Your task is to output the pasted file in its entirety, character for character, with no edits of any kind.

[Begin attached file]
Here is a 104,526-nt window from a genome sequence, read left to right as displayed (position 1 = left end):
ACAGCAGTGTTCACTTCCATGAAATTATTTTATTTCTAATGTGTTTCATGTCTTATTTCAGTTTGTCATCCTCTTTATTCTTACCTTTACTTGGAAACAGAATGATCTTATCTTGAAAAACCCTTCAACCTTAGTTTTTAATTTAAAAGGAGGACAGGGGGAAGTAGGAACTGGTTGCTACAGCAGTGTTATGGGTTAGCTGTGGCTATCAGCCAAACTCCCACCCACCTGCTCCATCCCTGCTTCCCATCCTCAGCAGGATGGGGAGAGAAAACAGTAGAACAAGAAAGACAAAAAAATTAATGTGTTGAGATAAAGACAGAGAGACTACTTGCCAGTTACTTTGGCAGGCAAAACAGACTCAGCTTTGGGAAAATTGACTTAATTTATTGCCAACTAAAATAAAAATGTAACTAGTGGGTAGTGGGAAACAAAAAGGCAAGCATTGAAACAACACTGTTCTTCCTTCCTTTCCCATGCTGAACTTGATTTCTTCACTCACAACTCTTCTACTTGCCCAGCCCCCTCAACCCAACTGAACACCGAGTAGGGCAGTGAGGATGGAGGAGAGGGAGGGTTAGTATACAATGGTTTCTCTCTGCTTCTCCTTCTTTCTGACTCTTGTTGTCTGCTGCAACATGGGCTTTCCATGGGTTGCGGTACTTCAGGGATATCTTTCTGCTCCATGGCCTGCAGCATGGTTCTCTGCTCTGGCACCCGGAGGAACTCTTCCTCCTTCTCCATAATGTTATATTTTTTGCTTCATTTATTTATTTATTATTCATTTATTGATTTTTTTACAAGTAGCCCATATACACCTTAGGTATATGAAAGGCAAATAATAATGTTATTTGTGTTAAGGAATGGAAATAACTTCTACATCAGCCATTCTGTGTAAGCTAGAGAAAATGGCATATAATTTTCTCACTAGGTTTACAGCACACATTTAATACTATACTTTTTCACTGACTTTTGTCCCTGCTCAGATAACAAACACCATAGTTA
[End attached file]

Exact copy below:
Here is a 104,526-nt window from a genome sequence, read left to right as displayed (position 1 = left end):
ACAGCAGTGTTCACTTCCATGAAATTATTTTATTTCTAATGTGTTTCATGTCTTATTTCAGTTTGTCATCCTCTTTATTCTTACCTTTACTTGGAAACAGAATGATCTTATCTTGAAAAACCCTTCAACCTTAGTTTTTAATTTAAAAGGAGGACAGGGGGAAGTAGGAACTGGTTGCTACAGCAGTGTTATGGGTTAGCTGTGGCTATCAGCCAAACTCCCACCCACCTGCTCCATCCCTGCTTCCCATCCTCAGCAGGATGGGGAGAGAAAACAGTAGAACAAGAAAGACAAAAAAATTAATGTGTTGAGATAAAGACAGAGAGACTACTTGCCAGTTACTTTGGCAGGCAAAACAGACTCAGCTTTGGGAAAATTGACTTAATTTATTGCCAACTAAAATAAAAATGTAACTAGTGGGTAGTGGGAAACAAAAAGGCAAGCATTGAAACAACACTGTTCTTCCTTCCTTTCCCATGCTGAACTTGATTTCTTCACTCACAACTCTTCTACTTGCCCAGCCCCCTCAACCCAACTGAACACCGAGTAGGGCAGTGAGGATGGAGGAGAGGGAGGGTTAGTATACAATGGTTTCTCTCTGCTTCTCCTTCTTTCTGACTCTTGTTGTCTGCTGCAACATGGGCTTTCCATGGGTTGCGGTACTTCAGGGATATCTTTCTGCTCCATGGCCTGCAGCATGGTTCTCTGCTCTGGCACCCGGAGGAACTCTTCCTCCTTCTCCATAATGTTATATTTTTTGCTTCATTTATTTATTTATTATTCATTTATTGATTTTTTTACAAGTAGCCCATATACACCTTAGGTATATGAAAGGCAAATAATAATGTTATTTGTGTTAAGGAATGGAAATAACTTCTACATCAGCCATTCTGTGTAAGCTAGAGAAAATGGCATATAATTTTCTCACTAGGTTTACAGCACACATTTAATACTATACTTTTTCACTGACTTTTGTCCCTGCTCAGATAACAAACACCATAGTTA